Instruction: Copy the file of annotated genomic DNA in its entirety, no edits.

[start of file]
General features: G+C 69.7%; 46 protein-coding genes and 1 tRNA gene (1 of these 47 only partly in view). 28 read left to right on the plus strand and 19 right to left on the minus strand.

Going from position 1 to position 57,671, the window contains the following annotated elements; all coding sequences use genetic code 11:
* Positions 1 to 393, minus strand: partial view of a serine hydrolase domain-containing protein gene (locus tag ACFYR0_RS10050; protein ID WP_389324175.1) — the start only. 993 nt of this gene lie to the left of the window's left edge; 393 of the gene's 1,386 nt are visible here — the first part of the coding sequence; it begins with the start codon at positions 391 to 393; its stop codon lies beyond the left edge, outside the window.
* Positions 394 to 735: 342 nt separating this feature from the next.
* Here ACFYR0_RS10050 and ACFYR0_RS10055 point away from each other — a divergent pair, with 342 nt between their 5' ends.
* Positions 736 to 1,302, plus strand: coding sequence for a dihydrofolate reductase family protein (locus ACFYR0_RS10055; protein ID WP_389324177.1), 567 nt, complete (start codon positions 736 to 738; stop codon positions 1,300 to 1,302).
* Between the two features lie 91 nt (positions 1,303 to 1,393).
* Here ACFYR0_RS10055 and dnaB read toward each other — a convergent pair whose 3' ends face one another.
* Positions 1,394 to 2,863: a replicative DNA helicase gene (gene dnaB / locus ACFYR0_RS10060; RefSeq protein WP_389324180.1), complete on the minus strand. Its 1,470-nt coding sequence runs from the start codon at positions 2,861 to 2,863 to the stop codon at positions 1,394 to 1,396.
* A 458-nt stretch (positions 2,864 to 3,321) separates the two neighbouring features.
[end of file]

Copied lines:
General features: G+C 69.7%; 46 protein-coding genes and 1 tRNA gene (1 of these 47 only partly in view). 28 read left to right on the plus strand and 19 right to left on the minus strand.

Going from position 1 to position 57,671, the window contains the following annotated elements; all coding sequences use genetic code 11:
* Positions 1 to 393, minus strand: partial view of a serine hydrolase domain-containing protein gene (locus tag ACFYR0_RS10050; protein ID WP_389324175.1) — the start only. 993 nt of this gene lie to the left of the window's left edge; 393 of the gene's 1,386 nt are visible here — the first part of the coding sequence; it begins with the start codon at positions 391 to 393; its stop codon lies beyond the left edge, outside the window.
* Positions 394 to 735: 342 nt separating this feature from the next.
* Here ACFYR0_RS10050 and ACFYR0_RS10055 point away from each other — a divergent pair, with 342 nt between their 5' ends.
* Positions 736 to 1,302, plus strand: coding sequence for a dihydrofolate reductase family protein (locus ACFYR0_RS10055; protein ID WP_389324177.1), 567 nt, complete (start codon positions 736 to 738; stop codon positions 1,300 to 1,302).
* Between the two features lie 91 nt (positions 1,303 to 1,393).
* Here ACFYR0_RS10055 and dnaB read toward each other — a convergent pair whose 3' ends face one another.
* Positions 1,394 to 2,863: a replicative DNA helicase gene (gene dnaB / locus ACFYR0_RS10060; RefSeq protein WP_389324180.1), complete on the minus strand. Its 1,470-nt coding sequence runs from the start codon at positions 2,861 to 2,863 to the stop codon at positions 1,394 to 1,396.
* A 458-nt stretch (positions 2,864 to 3,321) separates the two neighbouring features.